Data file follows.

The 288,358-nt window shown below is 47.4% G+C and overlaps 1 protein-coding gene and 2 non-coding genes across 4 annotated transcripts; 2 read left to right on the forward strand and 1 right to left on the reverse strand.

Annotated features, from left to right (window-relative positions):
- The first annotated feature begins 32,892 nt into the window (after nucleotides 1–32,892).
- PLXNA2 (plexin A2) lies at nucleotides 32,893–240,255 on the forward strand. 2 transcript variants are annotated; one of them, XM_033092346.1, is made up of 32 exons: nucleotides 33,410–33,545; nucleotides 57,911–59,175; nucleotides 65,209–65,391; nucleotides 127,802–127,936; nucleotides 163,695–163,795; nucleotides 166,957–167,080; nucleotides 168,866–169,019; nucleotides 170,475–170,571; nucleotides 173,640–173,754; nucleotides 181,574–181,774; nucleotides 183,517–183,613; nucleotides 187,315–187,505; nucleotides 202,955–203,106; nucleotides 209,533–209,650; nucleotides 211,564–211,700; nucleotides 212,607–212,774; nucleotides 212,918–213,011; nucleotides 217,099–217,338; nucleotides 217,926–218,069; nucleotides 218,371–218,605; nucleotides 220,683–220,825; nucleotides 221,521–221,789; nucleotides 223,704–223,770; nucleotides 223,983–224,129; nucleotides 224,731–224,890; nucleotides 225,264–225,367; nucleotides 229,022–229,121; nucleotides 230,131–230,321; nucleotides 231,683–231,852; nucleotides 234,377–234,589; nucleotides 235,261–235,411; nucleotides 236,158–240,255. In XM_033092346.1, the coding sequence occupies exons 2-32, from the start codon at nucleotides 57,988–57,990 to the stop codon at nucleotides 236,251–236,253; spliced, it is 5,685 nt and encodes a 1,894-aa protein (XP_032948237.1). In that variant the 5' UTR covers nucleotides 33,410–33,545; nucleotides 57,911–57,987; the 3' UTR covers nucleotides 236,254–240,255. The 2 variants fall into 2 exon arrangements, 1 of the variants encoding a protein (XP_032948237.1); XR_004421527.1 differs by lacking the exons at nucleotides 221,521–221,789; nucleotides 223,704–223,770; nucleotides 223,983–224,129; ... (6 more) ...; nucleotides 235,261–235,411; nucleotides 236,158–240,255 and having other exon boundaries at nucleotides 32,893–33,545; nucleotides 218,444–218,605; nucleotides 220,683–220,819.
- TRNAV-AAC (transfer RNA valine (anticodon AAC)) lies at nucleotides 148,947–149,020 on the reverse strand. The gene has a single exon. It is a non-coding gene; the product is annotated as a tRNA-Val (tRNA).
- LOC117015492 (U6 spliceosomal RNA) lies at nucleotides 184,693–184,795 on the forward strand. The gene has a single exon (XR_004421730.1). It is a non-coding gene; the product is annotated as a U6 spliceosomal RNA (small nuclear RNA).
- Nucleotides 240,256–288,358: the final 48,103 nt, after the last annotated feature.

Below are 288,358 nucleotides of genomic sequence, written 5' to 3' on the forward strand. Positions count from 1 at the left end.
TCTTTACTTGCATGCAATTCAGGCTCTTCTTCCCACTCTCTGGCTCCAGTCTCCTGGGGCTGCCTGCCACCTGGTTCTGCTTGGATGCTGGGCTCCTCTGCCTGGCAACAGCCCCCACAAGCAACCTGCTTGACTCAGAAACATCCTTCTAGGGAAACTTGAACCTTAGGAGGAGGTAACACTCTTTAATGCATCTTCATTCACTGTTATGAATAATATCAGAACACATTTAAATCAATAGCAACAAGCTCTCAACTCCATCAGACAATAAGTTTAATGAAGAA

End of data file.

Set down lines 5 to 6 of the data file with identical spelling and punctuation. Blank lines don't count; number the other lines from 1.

- TRNAV-AAC (transfer RNA valine (anticodon AAC)) lies at nucleotides 148,947–149,020 on the reverse strand. The gene has a single exon. It is a non-coding gene; the product is annotated as a tRNA-Val (tRNA).
- LOC117015492 (U6 spliceosomal RNA) lies at nucleotides 184,693–184,795 on the forward strand. The gene has a single exon (XR_004421730.1). It is a non-coding gene; the product is annotated as a U6 spliceosomal RNA (small nuclear RNA).